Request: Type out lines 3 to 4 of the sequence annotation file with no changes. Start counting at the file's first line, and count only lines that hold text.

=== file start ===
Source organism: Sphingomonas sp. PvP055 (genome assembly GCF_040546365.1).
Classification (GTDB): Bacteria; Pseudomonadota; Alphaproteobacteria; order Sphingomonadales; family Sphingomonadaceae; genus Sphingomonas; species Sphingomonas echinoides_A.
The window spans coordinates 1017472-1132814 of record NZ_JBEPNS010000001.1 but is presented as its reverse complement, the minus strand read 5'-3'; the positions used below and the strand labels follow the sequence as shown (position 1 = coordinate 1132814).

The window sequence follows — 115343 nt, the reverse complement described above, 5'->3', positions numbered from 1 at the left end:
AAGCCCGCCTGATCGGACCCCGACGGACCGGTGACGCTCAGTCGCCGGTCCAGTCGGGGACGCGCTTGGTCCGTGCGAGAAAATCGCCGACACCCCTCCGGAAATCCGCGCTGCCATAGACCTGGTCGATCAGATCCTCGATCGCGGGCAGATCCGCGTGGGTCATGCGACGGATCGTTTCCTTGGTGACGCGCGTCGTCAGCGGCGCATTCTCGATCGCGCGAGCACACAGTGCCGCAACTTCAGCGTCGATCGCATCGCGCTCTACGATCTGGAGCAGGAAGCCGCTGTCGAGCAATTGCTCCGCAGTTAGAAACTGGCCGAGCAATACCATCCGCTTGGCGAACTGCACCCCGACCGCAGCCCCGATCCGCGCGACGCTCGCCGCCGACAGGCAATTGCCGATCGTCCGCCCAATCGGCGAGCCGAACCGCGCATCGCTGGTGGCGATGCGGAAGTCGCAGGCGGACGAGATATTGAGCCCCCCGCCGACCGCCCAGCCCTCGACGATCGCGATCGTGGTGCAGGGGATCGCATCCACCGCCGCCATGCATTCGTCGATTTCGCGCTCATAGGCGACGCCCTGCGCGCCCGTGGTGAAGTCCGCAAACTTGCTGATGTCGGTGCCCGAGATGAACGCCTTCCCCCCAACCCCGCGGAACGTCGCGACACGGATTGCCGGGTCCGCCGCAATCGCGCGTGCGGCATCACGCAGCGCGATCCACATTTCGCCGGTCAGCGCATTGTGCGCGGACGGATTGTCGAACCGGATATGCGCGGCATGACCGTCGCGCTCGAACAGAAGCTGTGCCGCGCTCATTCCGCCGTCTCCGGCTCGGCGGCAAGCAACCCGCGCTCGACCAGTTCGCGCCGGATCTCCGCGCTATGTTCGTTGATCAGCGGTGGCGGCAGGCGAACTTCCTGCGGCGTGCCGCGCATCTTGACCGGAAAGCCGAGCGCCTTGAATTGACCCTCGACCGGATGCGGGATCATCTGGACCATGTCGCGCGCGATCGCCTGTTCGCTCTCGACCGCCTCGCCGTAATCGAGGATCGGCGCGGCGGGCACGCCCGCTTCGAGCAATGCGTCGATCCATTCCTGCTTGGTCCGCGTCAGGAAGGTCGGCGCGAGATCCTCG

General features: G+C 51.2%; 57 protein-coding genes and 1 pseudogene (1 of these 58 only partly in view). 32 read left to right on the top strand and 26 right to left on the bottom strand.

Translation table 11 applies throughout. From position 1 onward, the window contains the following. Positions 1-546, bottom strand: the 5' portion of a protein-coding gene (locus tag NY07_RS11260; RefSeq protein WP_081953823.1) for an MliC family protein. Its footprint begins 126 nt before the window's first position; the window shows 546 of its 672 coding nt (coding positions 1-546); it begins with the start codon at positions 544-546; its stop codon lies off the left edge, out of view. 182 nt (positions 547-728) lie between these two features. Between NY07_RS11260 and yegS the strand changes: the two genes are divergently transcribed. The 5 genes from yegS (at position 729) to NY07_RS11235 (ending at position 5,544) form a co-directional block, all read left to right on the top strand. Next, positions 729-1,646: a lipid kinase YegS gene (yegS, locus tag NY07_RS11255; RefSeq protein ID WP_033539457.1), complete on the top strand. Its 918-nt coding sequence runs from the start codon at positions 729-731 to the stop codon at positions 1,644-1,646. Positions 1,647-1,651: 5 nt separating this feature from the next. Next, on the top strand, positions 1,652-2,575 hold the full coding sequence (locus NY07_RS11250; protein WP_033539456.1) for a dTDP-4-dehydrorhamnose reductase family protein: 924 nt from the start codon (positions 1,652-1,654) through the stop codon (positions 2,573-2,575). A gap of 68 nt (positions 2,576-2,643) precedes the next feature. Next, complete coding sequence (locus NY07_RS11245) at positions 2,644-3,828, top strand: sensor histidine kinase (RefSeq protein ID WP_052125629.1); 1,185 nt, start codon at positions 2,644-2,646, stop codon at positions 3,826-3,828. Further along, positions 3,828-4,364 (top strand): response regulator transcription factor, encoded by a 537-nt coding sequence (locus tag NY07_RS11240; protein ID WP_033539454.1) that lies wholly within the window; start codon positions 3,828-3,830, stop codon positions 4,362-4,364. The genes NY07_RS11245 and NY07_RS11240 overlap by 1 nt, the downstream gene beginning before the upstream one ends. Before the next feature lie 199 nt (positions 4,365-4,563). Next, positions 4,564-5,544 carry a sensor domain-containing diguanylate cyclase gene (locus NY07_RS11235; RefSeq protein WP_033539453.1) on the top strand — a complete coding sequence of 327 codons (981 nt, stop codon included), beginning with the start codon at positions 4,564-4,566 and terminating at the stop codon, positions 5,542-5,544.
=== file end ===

The window spans coordinates 1017472-1132814 of record NZ_JBEPNS010000001.1 but is presented as its reverse complement, the minus strand read 5'-3'; the positions used below and the strand labels follow the sequence as shown (position 1 = coordinate 1132814).

The window sequence follows — 115343 nt, the reverse complement described above, 5'->3', positions numbered from 1 at the left end: